While every song is more than suitable for a live performance, a few, such as “Uh-Oh” and “Rikki Tikki Tavi,” take center stage as being designed specifically to make audiences go wild. I’ll admit I’ve unconsciously thrashed about just listening to these beasts with my earbuds in.

Without question, my favorite track from Arrows & Anchors is “Coppertank Island.” Fast-paced and spiteful, Darroh’s cryptic lyricisms are carried through by Matt Langley’s skillful keyboarding, one of Fair to Midland’s strongest and most impressive elements. It’s difficult not to wail along with the chorus, “If the right built the anchor / and the wrong have set sail / I’m a whale, I’m a whale / I’m a whale.”

Finishing off with a monster of a track, clocking in at over ten minutes, Fair to Midland showcase their compositional strength with “The Greener Grass,” one of their most melodic and proggy tracks yet. Easily appreciable in every aspect, the band ensures that the album is well-rounded and leaves the listener with a good taste and the desire to hit play again.

Don’t be a stick in the mud. Liberate your stagnant collection with the innovative stylings of the solid and reliable Fair to Midland. Arrows & Anchors is sure to intrigue and rightfully earns my acknowledgement as being one of the best releases of 2011.
     – Evan Benner

Album Reviews: Just Won’t Burn

Susan Tedeschi received a Grammy nomination for Best New Artist in the year 2000. The award went to Christina Aguilera. We all know who Aguilera is, but what about Tedeschi? She’s a blues singer, who recently formed The Tedeschi Trucks Band with her husband Derek Trucks. And what about her (national) debut album? Was that any good? Murfie staffer, Victor, reviews it for you.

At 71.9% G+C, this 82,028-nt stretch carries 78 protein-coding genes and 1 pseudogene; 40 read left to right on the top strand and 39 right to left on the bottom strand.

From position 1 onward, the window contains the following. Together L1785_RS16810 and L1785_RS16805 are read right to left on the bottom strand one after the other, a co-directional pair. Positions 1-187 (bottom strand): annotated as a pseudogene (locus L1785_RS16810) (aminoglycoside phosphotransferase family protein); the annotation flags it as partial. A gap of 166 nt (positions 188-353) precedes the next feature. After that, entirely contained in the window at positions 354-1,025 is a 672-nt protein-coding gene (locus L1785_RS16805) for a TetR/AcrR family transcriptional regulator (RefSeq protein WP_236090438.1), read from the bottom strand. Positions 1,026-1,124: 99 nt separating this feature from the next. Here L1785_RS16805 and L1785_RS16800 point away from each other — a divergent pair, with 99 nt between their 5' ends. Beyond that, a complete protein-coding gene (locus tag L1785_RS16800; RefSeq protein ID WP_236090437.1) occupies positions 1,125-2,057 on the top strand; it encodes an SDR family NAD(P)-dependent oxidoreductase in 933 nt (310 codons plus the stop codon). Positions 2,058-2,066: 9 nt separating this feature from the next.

~ I admit that I’m one who constantly looks to the past rather than the future for musical inspiration. Between classic rock, jazz, and hip hop I usually feel like I was born in the wrong time period (my ears in particular), but when it comes to the blues I can almost always get that nostalgic “this is what I’ve been missing on the radio” feel without having to go nearly as far back in time or away from home. That’s the kind of vibe I felt when I stumbled upon Just Won’t Burn by Susan Tedeschi.

While I’d heard the name before, I was somewhat unsure what to expect from a solo effort by a woman I knew primarily because of her marriage to that one guy from The Allman Brothers Band. But scanning through a few tracks quickly turned my questions from “what was the song they would’ve tried to push from this?” to “how have I not heard this voice before?” There is something powerful and sincere in Tedeschi’s voice that I haven’t heard in awhile. “It Hurts So Bad” and the album’s title track “Just Won’t Burn” were notably so direct and powerful that I kept trying to place it earlier in time where I would’ve discovered the song and its artists. The raw range and ferocity of her voice matched with the depths and variety of the backing instrumental voices met together quite effectively.

Of course, blues albums always risk becoming a bit repetitive, and I won’t say that this doesn’t flirt with that line at times. A few country influences here and there might not have been my particular taste, such as on “Angel from Montgomery.” Still, the overall emotion found throughout the record definitely kept me paying attention. I found this record as an admirable voice from the recent past that I certainly wish I’d have heard the first time around.
     – Victor Dupuy

Album Reviews: Metals

Ugh, I have mad love for this band. So *snaps* to Murfie staffer, Sam, for sizing up Feist’s fourth studio album Metals, released on October 4, 2011. And 1, 2, 3, 4…here comes the review!

~ Leslie Feist, of Apple-commercial fame for her hit single “1234,” has been around the block a few times. While her solo releases only stretch back to 2007, Feist was formerly a member of Canada’s best (and biggest) kept secret, Broken Social Scene, a supergroup headed by Kevin Drew and Brendan Canning. From 2002 to as late as 2009, Feist toured on and off with the band, whose big band sound and eclectic collection of songs gave Feist a chance to explore her range, singing whispery tunes at times and shouting explosive choruses with the rest of the band at others.